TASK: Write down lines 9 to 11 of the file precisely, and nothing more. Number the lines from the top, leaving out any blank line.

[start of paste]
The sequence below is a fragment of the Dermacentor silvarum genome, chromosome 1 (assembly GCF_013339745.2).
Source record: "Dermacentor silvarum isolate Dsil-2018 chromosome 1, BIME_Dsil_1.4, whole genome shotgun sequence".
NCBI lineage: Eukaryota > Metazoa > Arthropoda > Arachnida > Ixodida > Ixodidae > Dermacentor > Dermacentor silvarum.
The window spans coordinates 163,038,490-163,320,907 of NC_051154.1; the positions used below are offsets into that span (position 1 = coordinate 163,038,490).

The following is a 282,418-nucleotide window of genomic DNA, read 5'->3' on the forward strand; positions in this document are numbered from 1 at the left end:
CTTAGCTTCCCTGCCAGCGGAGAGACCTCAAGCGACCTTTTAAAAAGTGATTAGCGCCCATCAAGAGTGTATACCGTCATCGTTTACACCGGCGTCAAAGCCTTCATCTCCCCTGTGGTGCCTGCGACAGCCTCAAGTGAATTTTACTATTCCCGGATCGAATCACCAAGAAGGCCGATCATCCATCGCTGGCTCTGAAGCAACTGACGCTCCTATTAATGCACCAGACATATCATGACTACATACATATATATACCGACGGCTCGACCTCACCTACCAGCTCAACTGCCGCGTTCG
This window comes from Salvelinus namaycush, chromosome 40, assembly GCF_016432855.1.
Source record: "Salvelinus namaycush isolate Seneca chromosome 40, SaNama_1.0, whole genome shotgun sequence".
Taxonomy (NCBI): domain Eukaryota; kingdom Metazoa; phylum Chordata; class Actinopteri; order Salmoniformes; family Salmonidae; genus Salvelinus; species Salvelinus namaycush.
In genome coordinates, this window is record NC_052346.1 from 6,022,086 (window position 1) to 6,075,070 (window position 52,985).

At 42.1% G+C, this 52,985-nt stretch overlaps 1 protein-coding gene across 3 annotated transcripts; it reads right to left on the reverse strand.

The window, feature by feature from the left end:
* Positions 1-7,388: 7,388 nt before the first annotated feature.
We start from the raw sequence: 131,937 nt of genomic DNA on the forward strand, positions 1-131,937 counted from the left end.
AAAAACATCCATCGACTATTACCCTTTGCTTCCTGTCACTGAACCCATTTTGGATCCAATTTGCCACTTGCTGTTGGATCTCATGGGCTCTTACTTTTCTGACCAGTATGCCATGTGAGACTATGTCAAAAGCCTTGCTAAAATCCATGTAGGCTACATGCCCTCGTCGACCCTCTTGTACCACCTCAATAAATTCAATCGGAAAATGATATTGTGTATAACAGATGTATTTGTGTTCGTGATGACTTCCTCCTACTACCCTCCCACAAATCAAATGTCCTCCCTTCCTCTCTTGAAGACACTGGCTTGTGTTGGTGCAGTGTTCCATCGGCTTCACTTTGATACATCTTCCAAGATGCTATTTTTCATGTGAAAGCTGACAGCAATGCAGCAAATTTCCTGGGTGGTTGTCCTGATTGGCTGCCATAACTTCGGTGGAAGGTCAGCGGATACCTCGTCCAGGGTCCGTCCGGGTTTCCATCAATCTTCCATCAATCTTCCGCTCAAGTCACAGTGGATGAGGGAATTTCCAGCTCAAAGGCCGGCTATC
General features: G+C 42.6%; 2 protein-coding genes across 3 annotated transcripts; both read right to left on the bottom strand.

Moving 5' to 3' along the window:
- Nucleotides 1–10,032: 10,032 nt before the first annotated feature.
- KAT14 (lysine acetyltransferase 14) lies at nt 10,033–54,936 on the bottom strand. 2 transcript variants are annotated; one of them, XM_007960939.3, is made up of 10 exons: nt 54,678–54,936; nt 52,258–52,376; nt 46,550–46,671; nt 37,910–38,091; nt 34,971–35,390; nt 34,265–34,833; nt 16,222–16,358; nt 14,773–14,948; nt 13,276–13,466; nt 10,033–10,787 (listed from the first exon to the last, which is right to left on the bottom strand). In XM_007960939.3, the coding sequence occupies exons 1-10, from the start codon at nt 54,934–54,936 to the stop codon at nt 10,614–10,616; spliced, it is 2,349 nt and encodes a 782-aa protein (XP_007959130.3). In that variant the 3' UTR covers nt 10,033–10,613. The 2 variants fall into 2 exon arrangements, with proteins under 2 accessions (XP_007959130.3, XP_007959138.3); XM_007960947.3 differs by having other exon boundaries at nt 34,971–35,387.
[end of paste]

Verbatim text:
Taxonomy (NCBI): domain Eukaryota; kingdom Metazoa; phylum Chordata; class Actinopteri; order Salmoniformes; family Salmonidae; genus Salvelinus; species Salvelinus namaycush.
In genome coordinates, this window is record NC_052346.1 from 6,022,086 (window position 1) to 6,075,070 (window position 52,985).

At 42.1% G+C, this 52,985-nt stretch overlaps 1 protein-coding gene across 3 annotated transcripts; it reads right to left on the reverse strand.